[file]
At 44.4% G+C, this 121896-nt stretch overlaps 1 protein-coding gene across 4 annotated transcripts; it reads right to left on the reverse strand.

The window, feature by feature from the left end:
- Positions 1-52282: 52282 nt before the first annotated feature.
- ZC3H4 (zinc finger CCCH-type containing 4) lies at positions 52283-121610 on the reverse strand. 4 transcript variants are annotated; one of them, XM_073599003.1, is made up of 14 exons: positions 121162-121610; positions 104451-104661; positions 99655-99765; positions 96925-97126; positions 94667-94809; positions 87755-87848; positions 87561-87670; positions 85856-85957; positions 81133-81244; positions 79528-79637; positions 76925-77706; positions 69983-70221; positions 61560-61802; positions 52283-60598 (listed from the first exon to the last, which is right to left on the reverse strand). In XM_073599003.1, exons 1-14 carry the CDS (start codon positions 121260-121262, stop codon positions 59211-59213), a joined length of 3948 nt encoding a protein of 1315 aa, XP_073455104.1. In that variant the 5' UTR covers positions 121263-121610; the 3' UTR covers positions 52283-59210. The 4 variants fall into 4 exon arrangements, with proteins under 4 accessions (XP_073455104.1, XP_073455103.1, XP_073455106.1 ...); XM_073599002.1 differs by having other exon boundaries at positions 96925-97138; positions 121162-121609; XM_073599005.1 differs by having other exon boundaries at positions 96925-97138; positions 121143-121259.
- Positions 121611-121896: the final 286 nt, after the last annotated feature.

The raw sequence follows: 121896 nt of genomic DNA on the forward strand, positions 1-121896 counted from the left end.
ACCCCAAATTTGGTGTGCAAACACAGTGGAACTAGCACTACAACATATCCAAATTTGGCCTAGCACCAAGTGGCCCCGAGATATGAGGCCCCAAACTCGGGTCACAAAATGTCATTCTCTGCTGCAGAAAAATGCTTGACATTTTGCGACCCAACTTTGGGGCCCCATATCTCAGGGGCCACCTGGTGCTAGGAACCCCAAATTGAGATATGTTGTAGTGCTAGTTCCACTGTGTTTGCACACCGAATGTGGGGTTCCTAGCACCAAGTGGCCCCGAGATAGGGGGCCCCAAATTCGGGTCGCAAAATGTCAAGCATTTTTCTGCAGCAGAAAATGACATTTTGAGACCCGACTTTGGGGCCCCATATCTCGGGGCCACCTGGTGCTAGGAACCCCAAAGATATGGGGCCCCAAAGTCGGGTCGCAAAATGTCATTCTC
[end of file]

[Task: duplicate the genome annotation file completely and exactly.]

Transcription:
At 44.4% G+C, this 121896-nt stretch overlaps 1 protein-coding gene across 4 annotated transcripts; it reads right to left on the reverse strand.

The window, feature by feature from the left end:
- Positions 1-52282: 52282 nt before the first annotated feature.
- ZC3H4 (zinc finger CCCH-type containing 4) lies at positions 52283-121610 on the reverse strand. 4 transcript variants are annotated; one of them, XM_073599003.1, is made up of 14 exons: positions 121162-121610; positions 104451-104661; positions 99655-99765; positions 96925-97126; positions 94667-94809; positions 87755-87848; positions 87561-87670; positions 85856-85957; positions 81133-81244; positions 79528-79637; positions 76925-77706; positions 69983-70221; positions 61560-61802; positions 52283-60598 (listed from the first exon to the last, which is right to left on the reverse strand). In XM_073599003.1, exons 1-14 carry the CDS (start codon positions 121260-121262, stop codon positions 59211-59213), a joined length of 3948 nt encoding a protein of 1315 aa, XP_073455104.1. In that variant the 5' UTR covers positions 121263-121610; the 3' UTR covers positions 52283-59210. The 4 variants fall into 4 exon arrangements, with proteins under 4 accessions (XP_073455104.1, XP_073455103.1, XP_073455106.1 ...); XM_073599002.1 differs by having other exon boundaries at positions 96925-97138; positions 121162-121609; XM_073599005.1 differs by having other exon boundaries at positions 96925-97138; positions 121143-121259.
- Positions 121611-121896: the final 286 nt, after the last annotated feature.

The raw sequence follows: 121896 nt of genomic DNA on the forward strand, positions 1-121896 counted from the left end.
ACCCCAAATTTGGTGTGCAAACACAGTGGAACTAGCACTACAACATATCCAAATTTGGCCTAGCACCAAGTGGCCCCGAGATATGAGGCCCCAAACTCGGGTCACAAAATGTCATTCTCTGCTGCAGAAAAATGCTTGACATTTTGCGACCCAACTTTGGGGCCCCATATCTCAGGGGCCACCTGGTGCTAGGAACCCCAAATTGAGATATGTTGTAGTGCTAGTTCCACTGTGTTTGCACACCGAATGTGGGGTTCCTAGCACCAAGTGGCCCCGAGATAGGGGGCCCCAAATTCGGGTCGCAAAATGTCAAGCATTTTTCTGCAGCAGAAAATGACATTTTGAGACCCGACTTTGGGGCCCCATATCTCGGGGCCACCTGGTGCTAGGAACCCCAAAGATATGGGGCCCCAAAGTCGGGTCGCAAAATGTCATTCTC